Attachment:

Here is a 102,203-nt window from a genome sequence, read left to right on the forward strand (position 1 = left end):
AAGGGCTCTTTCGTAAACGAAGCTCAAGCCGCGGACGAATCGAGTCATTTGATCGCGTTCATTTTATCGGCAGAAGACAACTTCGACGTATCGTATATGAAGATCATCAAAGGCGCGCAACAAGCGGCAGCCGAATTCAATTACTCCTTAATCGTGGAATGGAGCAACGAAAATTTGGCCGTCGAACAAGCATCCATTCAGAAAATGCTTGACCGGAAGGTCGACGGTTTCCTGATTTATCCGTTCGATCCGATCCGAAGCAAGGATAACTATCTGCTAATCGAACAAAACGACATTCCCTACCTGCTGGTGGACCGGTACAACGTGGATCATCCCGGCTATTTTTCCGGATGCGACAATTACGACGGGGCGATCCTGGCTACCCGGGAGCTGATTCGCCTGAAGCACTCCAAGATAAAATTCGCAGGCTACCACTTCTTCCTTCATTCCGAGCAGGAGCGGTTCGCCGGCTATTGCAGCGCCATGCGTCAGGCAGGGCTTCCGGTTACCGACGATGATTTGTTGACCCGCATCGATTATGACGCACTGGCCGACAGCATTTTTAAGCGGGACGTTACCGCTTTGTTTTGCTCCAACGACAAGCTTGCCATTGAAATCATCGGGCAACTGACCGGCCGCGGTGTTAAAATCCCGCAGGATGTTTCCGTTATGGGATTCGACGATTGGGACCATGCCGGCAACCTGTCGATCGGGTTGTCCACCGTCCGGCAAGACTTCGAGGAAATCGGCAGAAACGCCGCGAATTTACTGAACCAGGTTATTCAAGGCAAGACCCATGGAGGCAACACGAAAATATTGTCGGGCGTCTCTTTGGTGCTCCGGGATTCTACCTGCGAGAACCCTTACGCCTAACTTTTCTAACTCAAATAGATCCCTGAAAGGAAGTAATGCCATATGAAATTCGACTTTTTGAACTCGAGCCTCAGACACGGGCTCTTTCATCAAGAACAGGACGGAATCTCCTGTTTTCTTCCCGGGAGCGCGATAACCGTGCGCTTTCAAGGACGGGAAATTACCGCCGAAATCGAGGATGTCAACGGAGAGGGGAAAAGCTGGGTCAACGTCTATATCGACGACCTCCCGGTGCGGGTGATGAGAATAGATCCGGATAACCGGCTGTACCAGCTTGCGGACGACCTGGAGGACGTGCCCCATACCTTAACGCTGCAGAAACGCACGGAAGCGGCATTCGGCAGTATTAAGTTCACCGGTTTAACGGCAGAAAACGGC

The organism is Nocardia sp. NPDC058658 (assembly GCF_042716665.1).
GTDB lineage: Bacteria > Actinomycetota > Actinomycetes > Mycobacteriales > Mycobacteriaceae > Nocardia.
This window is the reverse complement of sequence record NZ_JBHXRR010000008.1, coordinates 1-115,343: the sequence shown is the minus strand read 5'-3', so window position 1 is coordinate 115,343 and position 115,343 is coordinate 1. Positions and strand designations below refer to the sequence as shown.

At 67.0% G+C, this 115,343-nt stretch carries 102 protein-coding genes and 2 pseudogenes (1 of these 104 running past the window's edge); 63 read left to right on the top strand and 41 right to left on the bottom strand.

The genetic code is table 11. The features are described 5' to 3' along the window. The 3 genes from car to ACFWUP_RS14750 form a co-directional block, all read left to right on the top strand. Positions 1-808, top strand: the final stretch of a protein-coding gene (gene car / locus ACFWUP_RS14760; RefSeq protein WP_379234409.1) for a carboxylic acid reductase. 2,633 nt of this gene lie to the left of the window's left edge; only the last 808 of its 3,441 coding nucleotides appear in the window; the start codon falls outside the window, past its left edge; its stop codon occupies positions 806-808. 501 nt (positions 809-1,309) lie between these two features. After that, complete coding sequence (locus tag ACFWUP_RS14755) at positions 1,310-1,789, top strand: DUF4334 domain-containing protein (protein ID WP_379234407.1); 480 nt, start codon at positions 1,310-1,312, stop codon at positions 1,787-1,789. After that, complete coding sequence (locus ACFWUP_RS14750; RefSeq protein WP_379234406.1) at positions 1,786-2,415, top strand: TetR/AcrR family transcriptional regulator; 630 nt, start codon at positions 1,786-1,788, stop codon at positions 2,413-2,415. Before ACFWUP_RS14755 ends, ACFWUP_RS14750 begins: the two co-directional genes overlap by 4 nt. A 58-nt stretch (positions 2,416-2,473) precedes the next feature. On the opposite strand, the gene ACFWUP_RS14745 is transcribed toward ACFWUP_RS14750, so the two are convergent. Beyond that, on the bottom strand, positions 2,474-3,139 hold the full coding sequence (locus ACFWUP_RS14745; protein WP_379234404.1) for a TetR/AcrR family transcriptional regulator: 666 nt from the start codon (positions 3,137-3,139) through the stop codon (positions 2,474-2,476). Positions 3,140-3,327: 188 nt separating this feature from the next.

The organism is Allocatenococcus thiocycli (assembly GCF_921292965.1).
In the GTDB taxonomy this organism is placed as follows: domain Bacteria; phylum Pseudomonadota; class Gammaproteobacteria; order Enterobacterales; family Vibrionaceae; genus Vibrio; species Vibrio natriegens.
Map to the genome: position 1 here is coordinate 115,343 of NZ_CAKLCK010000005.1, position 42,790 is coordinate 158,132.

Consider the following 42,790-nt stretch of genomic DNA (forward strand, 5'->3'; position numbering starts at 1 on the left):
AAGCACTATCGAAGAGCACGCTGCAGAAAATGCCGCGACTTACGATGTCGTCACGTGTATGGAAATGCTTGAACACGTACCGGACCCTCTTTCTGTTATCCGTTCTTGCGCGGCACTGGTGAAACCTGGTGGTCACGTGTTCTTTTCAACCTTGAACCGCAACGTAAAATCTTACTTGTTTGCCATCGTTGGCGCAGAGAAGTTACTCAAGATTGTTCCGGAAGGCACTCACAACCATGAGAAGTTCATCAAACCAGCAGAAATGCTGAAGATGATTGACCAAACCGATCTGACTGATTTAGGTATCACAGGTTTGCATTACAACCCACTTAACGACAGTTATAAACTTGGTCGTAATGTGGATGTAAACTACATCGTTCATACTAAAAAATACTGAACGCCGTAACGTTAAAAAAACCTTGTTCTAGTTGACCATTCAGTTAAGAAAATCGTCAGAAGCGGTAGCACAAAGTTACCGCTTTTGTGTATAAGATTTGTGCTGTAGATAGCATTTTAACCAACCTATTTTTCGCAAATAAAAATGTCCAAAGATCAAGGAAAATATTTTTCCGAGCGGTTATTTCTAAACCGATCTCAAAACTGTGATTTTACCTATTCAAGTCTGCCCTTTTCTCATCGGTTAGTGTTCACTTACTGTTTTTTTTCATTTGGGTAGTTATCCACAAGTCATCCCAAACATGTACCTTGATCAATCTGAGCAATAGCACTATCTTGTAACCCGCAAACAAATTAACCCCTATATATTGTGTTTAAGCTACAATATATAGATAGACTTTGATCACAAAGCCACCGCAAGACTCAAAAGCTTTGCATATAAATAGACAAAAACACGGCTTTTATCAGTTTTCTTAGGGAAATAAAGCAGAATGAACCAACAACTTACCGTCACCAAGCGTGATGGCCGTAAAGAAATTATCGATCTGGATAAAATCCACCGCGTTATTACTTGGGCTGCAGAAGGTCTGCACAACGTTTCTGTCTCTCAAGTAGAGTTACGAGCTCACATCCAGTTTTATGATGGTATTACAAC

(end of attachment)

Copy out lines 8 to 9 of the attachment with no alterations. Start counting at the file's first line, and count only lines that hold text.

The organism is Allocatenococcus thiocycli (assembly GCF_921292965.1).
In the GTDB taxonomy this organism is placed as follows: domain Bacteria; phylum Pseudomonadota; class Gammaproteobacteria; order Enterobacterales; family Vibrionaceae; genus Vibrio; species Vibrio natriegens.